This premise and its correlating demands and assertions have been the subjects of robust debate for more than five years, including in the past several weeks after the death of George Floyd while being restrained by a police officer in Minneapolis. There’s certainly nuance to the subject that demands close attention. It’s the sort of thing that poses a complex challenge to elected leaders, given its overlap with the complicated issues of race and power.
Most elected leaders, anyway. In an interview with CBS News’s Catherine Herridge on Tuesday, President Trump waved away concern about the rate at which black people die at the hands of police with a comment that amounted to white lives matter, too.
“You said George Floyd’s death was a terrible thing,” Herridge said. “Why are black people still dying at the hands of law enforcement in this country?”
It was a bit awkwardly phrased, certainly, but Trump’s response didn’t focus on that.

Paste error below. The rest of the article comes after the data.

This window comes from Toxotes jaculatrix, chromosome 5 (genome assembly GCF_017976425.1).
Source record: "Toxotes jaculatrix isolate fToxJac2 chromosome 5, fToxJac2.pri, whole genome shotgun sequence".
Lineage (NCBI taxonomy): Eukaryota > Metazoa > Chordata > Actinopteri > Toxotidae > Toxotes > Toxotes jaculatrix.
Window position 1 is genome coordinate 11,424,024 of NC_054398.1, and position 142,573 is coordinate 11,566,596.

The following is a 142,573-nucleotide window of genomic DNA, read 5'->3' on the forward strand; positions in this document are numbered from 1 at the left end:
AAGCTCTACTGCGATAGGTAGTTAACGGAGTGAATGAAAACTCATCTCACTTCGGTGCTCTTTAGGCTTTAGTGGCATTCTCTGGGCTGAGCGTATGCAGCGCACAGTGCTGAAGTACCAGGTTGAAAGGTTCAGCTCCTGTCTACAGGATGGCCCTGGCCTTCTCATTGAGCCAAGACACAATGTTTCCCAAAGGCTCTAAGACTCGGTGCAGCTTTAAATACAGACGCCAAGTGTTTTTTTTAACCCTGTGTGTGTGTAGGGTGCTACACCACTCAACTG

“So are white people,” he said. “So are white people. What a terrible question to ask. So are white people.”
“More white people, by the way,” he added. “More white people.”
This isn’t incorrect, but it also isn’t the point.
The Washington Post has been tracking fatal police shootings — a category of events that excludes deaths like Floyd’s — since 2015. Over that time, we’ve tallied more than 5,000 such incidents, a bit less than half of which have led to the deaths of white suspects. Those shot and killed by police have been white almost twice as often as they’ve been black.
Suspects who were shot and killed while unarmed have been about as likely to be black as white.
This is indicative of where the problem arises. After all, there are about five times as many white people in America as black, which suggests that whites should be the victims of police about five times as often.
If we control the number of shootings for population, we see what that disparity looks like. Black people are consistently more likely to be shot and killed by police when considering how many black people there are in the country.